Interestingly, Komarova found that the danceability – as measured by features of the rhythm – had increased alongside the negative feelings. So, despite the negative feelings they expressed, the songs were also more likely to get people moving. Just consider Robyn’s hit Dancing on my Own – the pulsing synths and percussion belying the lyrics of loneliness and isolation. In terms of albums, Komarova also points to Beyoncé’s Lemonade and Charlie XCX’s Pop 2 mix-tape as being full of dark but danceable tracks.

Let’s be clear: these are only very broad trends and there are many exceptions to the rule, such as Pharrell Williams’ Happy, and Rihanna’s Diamonds, which were both huge hits with upbeat lyrics. But overall, there does seem to a shift into a darker, angrier, place.

The reasons are unclear, and Komarova is reluctant to offer any specific hypotheses. “[But] one may speculate that this is related to some changes that take place in the society.”

Shamir agrees, pointing out that in the 50s most popular music was a form of escapism – but since the 60s it has been much more socially engaged. “Music changed its role from fun expression to an expression of political views.” Perhaps this can partly explain the shift, but it has to be said that the vast majority of tracks today are not protest songs.

Mood river

If scientists are not certain about what’s driving the trends, I thought it would be worth getting the view from someone who has crafted hit songs over several decades. So, I contacted Mike Batt, the conductor, record producer, singer and songwriter who has penned many hits including Art Garfunkel’s Bright Eyes and Katie Melua’s Closest Thing to Crazy.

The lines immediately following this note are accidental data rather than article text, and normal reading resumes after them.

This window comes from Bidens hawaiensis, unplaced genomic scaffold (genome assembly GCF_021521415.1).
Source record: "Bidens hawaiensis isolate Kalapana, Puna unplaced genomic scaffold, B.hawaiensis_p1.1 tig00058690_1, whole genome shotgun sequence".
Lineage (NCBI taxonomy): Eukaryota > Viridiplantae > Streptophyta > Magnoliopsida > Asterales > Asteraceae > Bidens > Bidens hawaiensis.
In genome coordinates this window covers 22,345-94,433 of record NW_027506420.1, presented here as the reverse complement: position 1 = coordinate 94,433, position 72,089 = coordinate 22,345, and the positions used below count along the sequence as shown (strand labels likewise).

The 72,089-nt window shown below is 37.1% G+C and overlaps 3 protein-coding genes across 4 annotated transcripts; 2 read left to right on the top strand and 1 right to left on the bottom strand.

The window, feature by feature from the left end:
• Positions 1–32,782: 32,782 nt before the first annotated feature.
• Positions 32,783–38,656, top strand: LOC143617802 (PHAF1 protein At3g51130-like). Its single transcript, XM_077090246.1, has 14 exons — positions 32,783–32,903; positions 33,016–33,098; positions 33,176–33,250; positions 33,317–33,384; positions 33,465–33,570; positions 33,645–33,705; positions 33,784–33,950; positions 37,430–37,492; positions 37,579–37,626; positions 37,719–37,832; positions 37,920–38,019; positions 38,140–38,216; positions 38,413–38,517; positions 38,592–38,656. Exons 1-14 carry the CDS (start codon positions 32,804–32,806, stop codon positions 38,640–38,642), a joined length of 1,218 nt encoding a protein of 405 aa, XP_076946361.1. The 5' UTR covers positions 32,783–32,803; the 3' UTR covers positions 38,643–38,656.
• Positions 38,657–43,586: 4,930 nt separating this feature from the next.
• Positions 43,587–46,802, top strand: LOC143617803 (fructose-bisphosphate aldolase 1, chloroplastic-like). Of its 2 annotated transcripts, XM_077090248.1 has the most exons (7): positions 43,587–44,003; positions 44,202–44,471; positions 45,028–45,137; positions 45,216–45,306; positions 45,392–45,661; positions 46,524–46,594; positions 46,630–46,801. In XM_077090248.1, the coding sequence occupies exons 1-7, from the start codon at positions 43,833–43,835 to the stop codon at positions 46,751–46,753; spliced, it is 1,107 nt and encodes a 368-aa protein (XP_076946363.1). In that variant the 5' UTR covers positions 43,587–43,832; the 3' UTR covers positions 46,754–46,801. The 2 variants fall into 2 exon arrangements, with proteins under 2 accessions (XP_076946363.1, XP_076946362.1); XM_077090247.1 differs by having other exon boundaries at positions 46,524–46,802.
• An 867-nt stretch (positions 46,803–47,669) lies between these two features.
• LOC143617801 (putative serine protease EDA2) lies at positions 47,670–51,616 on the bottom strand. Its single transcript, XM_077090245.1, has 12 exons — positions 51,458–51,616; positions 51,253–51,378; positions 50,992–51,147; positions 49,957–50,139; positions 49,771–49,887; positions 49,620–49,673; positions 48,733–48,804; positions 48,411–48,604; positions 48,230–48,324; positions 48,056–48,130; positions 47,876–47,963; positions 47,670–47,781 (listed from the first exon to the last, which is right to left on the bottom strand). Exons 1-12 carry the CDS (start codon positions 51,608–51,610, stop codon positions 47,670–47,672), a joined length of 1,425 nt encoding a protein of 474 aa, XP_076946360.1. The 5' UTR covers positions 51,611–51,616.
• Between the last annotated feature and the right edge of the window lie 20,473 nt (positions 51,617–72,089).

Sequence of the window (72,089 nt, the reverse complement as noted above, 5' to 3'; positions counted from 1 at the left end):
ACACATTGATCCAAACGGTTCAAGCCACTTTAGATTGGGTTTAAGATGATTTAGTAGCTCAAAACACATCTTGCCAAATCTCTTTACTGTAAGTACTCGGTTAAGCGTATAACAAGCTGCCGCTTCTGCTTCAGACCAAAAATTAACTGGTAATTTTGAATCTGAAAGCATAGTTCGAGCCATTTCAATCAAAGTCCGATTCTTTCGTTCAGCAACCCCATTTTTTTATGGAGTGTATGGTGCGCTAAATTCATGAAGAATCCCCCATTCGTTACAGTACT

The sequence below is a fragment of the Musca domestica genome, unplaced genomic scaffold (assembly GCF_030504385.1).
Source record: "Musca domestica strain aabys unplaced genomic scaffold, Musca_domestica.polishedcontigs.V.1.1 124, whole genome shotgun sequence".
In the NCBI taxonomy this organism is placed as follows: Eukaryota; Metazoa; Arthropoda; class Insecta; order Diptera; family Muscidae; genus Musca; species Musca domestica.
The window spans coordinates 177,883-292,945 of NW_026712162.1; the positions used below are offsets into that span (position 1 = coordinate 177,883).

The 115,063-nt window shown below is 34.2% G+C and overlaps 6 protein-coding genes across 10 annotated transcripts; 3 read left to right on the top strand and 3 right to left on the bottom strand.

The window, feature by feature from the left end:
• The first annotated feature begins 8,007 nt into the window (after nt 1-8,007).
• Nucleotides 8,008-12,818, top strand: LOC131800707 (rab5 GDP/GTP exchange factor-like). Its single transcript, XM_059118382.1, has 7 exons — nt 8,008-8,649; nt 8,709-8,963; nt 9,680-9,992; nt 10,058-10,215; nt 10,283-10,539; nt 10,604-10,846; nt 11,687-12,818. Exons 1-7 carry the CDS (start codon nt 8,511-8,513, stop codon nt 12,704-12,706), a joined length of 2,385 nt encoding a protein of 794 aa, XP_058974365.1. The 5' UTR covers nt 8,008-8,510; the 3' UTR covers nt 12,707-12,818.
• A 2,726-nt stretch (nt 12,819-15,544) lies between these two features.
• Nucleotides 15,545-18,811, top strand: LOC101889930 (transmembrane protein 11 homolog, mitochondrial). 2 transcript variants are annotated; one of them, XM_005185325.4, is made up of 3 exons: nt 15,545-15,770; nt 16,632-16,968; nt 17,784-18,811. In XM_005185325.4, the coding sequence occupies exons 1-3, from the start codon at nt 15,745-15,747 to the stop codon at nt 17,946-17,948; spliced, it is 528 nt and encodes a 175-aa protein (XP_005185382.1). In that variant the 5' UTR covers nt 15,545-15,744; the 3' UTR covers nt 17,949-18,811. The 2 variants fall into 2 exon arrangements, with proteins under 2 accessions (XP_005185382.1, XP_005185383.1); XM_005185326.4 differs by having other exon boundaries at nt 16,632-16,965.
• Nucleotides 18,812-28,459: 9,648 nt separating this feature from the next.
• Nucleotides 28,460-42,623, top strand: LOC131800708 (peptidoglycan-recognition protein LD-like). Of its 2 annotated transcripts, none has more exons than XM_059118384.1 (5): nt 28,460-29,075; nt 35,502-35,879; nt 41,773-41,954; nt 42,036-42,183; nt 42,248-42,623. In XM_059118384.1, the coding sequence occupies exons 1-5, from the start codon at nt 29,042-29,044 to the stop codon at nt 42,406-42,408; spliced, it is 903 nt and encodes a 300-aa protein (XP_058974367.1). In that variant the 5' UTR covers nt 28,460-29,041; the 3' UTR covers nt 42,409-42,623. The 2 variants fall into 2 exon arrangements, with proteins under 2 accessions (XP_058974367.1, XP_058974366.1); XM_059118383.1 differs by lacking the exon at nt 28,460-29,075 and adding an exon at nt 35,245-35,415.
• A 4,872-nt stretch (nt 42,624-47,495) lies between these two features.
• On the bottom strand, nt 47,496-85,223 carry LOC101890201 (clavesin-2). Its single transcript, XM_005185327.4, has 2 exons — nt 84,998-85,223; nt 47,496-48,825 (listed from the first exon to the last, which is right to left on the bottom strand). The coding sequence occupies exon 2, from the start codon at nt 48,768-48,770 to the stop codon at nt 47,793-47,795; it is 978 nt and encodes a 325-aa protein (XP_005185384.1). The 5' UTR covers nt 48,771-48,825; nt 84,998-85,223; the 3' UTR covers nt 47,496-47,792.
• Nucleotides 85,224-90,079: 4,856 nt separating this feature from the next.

Batt points out that the means of consuming music have changed so dramatically – with the streaming of songs now dictating the tracks that enter the charts. These could have determined what kinds of songs become popular – if, for instance, they have meant that older adults, who may be reluctant to stream music, and who may also be less angsty, are having less of an influence on what becomes a hit.

Batt agrees that a more negative tone in today’s pop music also might reflect social changes, though – and even if the reactions to political events are not overtly expressed as protest songs, they may still influence the overall mood.

“Songs tend, either deliberately or not, to hold a mirror up to society, or are at least be affected by what is going on in the world,” he says. “The social media generation is experiencing strongly articulated stress daily. The aggression present in politics and in religious and racial tensions are no greater today than they have always been, but they are thrust more often and more directly into the faces of people. This is bound to reflect in our songs.”

Batt speculates that this may be compounded by the fact that many songs today are written by larger teams of songwriters, who as a group may end up writing songs that fit the mood zeitgeist rather than examining the nuances of personal experiences. “Maybe multiple writers tend to express a more communal view,” he says. And if that mood is generally more negative than in the past, those songs are going to be sadder and angrier.

For his own part, he admits to “waking up each morning a little depressed” by world events, but he says his own songs tend to express personal melancholy – rather than anger or disgust.

And he emphasises that recognising our own sadness can be healthy. “Melancholy makes the world go round.”

It seems likely, then, that pop songs capture the moods of both the artists and the listener. The composer tunes into the zeitgeist, and the resulting sadness or anger is, in turn, more appealing to us as consumers, who recognise our own feelings within the music and lyrics and propel those songs to the top of the charts. The times, they are a changin’, and every hit has a small testament to those lasting shifts.